Note that the four elements discussed above are required to obtain the three point reduction in the offense level calculation only if high-level personnel were involved in the offense. In other situations, it may be possible for an organization to demonstrate an effective compliance and ethics program without direct reporting and the other three elements in place. However, since an organization cannot predict who will commit an offense, it may be best for the organization to implement a compliance and ethics program that satisfies all four elements.
Meaning Of What Constitutes An Appropriate Response To Criminal Conduct
Prior to the amendments, in order to have an effective compliance program, the Guidelines required that “[a]fter criminal conduct has been detected, the organization shall take reasonable steps to respond appropriately to the criminal conduct and to prevent further similar criminal conduct, including making any necessary modifications to the organization’s compliance and ethics program.” (§ 8B2.1(b)(7)).
The amendments add commentary to explain the meaning of what constitutes an appropriate response to criminal conduct. In Application Note 6, the Guidelines state as follows: “First, the organization should respond appropriately to the criminal conduct. The organization should take reasonable steps, as warranted under the circumstances, to remedy the harm resulting from the criminal conduct. These steps may include, where appropriate, providing restitution to identifiable victims, as well as other forms of remediation. Other reasonable steps to respond appropriately to the criminal conduct may include self-reporting and cooperation with authorities.”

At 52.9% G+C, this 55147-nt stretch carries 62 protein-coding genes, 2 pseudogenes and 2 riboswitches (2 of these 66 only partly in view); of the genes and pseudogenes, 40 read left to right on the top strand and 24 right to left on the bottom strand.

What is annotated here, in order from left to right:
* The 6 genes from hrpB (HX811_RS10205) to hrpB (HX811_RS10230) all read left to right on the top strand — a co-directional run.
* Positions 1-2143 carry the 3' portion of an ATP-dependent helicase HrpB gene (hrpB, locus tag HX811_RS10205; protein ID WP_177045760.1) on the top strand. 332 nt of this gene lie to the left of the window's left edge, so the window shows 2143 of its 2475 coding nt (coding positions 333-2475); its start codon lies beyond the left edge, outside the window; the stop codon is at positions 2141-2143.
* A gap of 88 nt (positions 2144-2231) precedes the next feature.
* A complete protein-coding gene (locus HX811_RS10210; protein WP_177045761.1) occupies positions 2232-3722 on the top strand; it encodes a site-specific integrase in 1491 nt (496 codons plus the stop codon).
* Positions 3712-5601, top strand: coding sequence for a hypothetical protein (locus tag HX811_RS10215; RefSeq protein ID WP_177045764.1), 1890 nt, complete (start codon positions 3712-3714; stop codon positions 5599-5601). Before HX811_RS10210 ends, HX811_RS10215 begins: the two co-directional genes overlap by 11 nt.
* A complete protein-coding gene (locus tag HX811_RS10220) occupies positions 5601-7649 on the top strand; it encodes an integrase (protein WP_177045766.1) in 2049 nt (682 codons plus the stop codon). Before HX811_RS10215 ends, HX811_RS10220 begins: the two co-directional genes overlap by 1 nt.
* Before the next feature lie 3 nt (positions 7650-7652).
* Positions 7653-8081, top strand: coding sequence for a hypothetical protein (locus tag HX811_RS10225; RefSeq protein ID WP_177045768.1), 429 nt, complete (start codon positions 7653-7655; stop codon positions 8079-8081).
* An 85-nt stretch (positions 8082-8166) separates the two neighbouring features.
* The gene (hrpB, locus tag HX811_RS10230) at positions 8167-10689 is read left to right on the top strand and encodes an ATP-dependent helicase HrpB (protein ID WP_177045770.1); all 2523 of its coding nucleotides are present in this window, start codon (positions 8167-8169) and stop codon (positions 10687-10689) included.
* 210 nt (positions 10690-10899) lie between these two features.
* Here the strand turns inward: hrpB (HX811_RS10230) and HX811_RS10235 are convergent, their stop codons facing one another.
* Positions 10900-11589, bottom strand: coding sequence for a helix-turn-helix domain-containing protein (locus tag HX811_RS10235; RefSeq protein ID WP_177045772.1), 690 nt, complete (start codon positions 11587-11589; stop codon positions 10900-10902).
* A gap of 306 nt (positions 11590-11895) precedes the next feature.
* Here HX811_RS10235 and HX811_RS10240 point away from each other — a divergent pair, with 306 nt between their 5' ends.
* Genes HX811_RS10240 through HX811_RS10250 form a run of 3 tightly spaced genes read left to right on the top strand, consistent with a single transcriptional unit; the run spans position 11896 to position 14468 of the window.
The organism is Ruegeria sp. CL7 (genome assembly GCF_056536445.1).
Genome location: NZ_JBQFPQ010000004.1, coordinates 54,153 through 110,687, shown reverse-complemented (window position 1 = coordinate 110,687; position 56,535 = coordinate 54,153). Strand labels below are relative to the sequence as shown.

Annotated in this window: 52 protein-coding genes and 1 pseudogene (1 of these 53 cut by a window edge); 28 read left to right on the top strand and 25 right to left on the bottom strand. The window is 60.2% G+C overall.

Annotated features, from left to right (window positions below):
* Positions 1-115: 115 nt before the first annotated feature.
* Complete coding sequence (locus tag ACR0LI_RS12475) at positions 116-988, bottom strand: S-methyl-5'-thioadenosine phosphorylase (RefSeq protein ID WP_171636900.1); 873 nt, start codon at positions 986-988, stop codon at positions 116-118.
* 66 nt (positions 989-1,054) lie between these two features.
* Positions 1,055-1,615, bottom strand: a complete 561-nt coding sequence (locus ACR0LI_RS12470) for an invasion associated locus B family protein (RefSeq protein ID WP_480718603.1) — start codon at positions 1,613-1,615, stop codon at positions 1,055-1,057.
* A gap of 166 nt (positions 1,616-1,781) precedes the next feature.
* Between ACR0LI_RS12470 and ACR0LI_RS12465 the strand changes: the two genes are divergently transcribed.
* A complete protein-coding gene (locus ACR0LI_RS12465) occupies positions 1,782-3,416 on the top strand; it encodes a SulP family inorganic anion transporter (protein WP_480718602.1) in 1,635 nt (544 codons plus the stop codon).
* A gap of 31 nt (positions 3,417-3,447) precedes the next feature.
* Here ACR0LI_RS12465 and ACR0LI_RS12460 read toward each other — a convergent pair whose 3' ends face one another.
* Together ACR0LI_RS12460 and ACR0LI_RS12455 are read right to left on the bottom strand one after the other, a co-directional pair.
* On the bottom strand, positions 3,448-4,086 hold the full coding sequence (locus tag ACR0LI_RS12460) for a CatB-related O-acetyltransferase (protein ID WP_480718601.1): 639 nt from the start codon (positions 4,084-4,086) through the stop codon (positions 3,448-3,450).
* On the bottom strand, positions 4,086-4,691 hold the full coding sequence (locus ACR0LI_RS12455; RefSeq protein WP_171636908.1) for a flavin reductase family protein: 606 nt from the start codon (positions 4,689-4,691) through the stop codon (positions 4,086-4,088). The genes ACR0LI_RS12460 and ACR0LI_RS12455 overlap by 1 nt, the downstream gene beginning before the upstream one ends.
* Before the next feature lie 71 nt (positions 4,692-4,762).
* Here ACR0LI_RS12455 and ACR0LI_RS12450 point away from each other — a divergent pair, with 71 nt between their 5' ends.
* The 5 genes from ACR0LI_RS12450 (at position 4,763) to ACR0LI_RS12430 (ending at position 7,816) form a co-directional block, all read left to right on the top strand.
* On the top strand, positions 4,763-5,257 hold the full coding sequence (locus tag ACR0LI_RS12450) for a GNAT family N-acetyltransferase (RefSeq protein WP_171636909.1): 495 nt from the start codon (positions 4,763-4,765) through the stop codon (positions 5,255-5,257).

In Application Note 6, the Guidelines also explain the meaning of what constitutes reasonable steps to prevent further similar criminal conduct as follows: “Second, the organization should act appropriately to prevent further similar criminal conduct, including assessing the compliance and ethics program and making modifications necessary to ensure the program is effective. The steps taken should be consistent with subsections (b)(5) and (c) and may include the use of an outside professional advisor to ensure adequate assessment and implementation of any modifications.”
Key Rejected Proposed Amendments
The Sentencing Commission declined to adopt several proposed onerous amendments. First, the Commission rejected a proposal that effectively would have required payment of presentencing restitution to victims of the criminal conduct that an organization detects. Second, the Commission rejected a proposal regarding document retention policies. The rejected proposal provided that executive management and members of the Board of Directors must be aware of the organization’s document retention policies and conform such policies to the objective of an effective compliance plan. Third, the Commission rejected a proposal that required, as a condition of probation, that an organization would be required to retain an independent corporate monitor, agreed upon by the parties or appointed by the court.
The practical application of the amendments is unclear. However, the amendments may create serious problems for government contractors. The amendments raise the following troubling concerns: (1) Is the compliance/ethics officer obligated to bypass the general counsel and report potential offenses only to the Board? (2) Can the general counsel direct outside counsel to conduct internal investigations or must such direction come from the compliance/ethics officer? (3) Is it still possible to treat internal investigations as privileged? (4) What role can the general counsel play with respect to internal investigations and the reporting of offenses to the government? It is important to note that the organization need only comply with the changes in the Guidelines if the organization wants to obtain the three point reduction. It is likely, however, that these Guidelines amendments will morph into the type of compliance and ethics programs expected by DoD and other regulatory agencies.
Bryan D. Daly